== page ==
This stock has recently trended towards the lower Bollinger band, which generally tends to happen before a move towards the opposite band. What remains to be seen is if this could result from a bounce in the stock price, or if it would result from a change in volatility and widening of the bands. Interestingly, the RSI has shown an increase in recent days despite a declining price. The RSI currently sits at 36.8 having climbed from 20 just a few weeks ago. This seems to indicate that even as the stock price continued to fall, the strength behind the number continued to improve.
This chart seems to display a consolidation near the $38 price point. The stock does not have a history of trending sideways for an extended period of time, and naturally the risk is that the stock continues a slide in the coming days. However, when taken in combination with many of the other numbers, current price levels begin to look acceptable and anything much lower could be a bargain.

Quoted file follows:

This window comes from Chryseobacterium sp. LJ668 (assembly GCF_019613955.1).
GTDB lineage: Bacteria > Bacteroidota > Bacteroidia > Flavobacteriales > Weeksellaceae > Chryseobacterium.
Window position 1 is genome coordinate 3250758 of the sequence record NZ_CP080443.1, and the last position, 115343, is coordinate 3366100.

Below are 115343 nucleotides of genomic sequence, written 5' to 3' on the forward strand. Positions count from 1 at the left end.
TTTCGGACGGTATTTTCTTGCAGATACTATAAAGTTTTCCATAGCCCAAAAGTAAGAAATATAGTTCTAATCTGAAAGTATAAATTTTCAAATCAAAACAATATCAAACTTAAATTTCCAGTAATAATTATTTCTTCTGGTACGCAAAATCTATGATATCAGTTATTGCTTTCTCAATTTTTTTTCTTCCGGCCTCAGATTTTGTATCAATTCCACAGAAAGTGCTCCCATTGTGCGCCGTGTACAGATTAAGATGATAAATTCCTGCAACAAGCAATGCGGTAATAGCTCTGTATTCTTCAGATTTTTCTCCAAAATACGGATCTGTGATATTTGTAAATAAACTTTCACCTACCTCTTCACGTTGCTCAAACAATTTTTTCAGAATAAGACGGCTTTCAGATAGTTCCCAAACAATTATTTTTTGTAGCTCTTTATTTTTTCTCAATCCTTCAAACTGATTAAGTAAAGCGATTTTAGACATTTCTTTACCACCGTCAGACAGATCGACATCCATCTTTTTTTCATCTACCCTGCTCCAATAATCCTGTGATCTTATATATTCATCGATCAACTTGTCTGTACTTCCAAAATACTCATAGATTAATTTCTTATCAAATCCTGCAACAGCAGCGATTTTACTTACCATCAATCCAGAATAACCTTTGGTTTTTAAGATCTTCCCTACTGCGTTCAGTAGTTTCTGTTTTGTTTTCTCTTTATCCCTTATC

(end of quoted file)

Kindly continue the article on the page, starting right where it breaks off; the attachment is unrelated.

Analyst Expectations and Earnings
There are eight analysts providing price targets on Garmin. The price targets range from $34 to $53 with a mean target of $44.38, indicating that there likely is some room for the stock to make a move to the upside in the future. The average recommendation lies between Buy and Hold, so the overall sentiment is neutral to positive. I personally don't think this stock will outperform the market overall in the medium term (~one year), but that there will be opportunity to capitalize on the YTD 10% drop as well as any further hiccups below the $37-38 range to profit in the next one to six months.
The company is scheduled to report quarterly earnings on February 20th. Estimates range pretty widely between 64 and 90 cents, with a mean estimate of just under 74 cents. If there is any lesson to be learned from recent earnings reports, it is to understand that the earnings number itself is not always the driving force behind the resulting price action. So even if Garmin meets or exceeds the consensus 74 cents, the price could go anywhere based upon statements made about next quarter, next year, or even about competing companies and products.